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Cathy Fenner, in partnership with her husband Arnie Fenner, is a multiple-award-winning editor of numerous single-artist collections and multiple-artist anthologies showcasing genre art. Together they created Spectrum: The Best in Contemporary Fantastic Art, which they edited for its first twenty years of publication.

After two decades of publishing the award-winning art volume, the Fenners passed on the reigns of the book to John Fleskes of Flesk Publications. At that time they promised that they were not done with art-related projects, and that promise has now come to fruition with the upcoming release of Cathy Fenner’s book, Women of Wonder: Celebrating Women Creators of Fantastic Art.

Those who follow the genre scene in the media are aware of many cultural shifts that are taking place, shifts that are exposing fans of genre art and literature to a more diverse slate of work. Cathy Fenner’s book is a welcome celebration of art and I thought it would be fascinating to sit down with her to find out what inspired her to create this book and to get her insight into today’s cultural landscape in the realm of Fantastic Art.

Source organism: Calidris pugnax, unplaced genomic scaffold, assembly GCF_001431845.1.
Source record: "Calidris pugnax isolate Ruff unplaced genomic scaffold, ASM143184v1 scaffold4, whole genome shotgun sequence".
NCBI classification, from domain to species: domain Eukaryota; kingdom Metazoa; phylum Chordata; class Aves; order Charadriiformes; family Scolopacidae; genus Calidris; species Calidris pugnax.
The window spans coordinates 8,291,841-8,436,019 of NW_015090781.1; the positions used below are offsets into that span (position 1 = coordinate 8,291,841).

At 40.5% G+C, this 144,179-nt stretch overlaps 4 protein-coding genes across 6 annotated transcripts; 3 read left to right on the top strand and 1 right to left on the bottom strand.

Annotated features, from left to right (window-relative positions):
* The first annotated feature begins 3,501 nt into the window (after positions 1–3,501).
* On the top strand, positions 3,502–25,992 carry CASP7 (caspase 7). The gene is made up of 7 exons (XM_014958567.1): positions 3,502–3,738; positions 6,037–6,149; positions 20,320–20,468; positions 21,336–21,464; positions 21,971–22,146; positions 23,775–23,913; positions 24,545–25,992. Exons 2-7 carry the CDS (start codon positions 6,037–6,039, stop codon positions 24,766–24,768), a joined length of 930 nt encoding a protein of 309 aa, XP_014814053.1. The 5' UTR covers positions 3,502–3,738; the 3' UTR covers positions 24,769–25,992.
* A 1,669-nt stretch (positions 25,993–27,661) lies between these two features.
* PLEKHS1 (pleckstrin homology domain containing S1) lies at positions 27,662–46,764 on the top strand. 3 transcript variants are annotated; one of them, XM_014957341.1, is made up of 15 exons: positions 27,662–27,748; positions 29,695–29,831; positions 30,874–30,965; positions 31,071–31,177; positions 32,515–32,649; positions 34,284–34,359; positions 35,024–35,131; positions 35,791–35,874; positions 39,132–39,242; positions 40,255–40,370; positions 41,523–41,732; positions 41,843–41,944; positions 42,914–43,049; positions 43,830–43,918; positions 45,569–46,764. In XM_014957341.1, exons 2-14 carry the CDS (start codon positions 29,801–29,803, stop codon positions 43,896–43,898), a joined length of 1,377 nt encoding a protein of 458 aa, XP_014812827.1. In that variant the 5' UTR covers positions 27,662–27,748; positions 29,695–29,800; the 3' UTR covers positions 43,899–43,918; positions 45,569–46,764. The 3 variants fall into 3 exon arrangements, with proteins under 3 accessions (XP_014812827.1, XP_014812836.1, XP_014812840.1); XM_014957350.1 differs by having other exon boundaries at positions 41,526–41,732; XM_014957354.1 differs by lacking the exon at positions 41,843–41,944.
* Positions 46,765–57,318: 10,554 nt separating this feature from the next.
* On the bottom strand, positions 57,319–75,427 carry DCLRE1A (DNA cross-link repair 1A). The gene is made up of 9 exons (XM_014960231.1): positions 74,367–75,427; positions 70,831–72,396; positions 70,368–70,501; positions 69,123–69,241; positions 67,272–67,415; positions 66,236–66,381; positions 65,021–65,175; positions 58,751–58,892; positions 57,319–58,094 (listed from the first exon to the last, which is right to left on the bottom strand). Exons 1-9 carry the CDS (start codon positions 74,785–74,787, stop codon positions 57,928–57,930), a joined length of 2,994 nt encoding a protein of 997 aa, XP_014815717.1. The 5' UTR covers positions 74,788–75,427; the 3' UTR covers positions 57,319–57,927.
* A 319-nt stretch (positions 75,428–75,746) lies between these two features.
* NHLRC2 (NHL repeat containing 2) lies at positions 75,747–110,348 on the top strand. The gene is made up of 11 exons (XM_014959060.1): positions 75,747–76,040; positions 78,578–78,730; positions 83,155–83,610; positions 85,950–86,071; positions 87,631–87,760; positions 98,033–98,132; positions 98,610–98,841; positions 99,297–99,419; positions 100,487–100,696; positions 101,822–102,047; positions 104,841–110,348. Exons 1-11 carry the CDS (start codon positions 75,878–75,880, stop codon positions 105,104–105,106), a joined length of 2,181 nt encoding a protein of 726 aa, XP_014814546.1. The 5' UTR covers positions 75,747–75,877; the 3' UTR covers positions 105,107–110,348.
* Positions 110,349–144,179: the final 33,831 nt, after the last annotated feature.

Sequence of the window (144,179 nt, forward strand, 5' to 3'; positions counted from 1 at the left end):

Carl Anderson: What was your inspiration for putting together Women of Wonder: Celebrating Women Creators of Fantastic Art?

Cathy Fenner: The idea for this book has been rolling around in my head for quite some time. Part of what got me thinking about it was seeing all the work by women artists I was unfamiliar with while directing the Spectrum: The Best of Contemporary Fantastic Art competition. Some inspiration was derived from conversations with friends who are art directors in the publishing industry such as Orbit Books’ Lauren Panepinto and Wizard of the Coast’s Dawn Murin. When Winona Nelson did a “Women of Fantasy” panel at the Spectrum Fantastic Art Live convention in Kansas City, the enormous interest made me feel like the right time had come for a project like this.

CA: Do you feel like we are in a Golden Age of fantastic art being created by women, or is it just that we are more aware of the work of women in the field because of the exposure the internet and social media affords creators?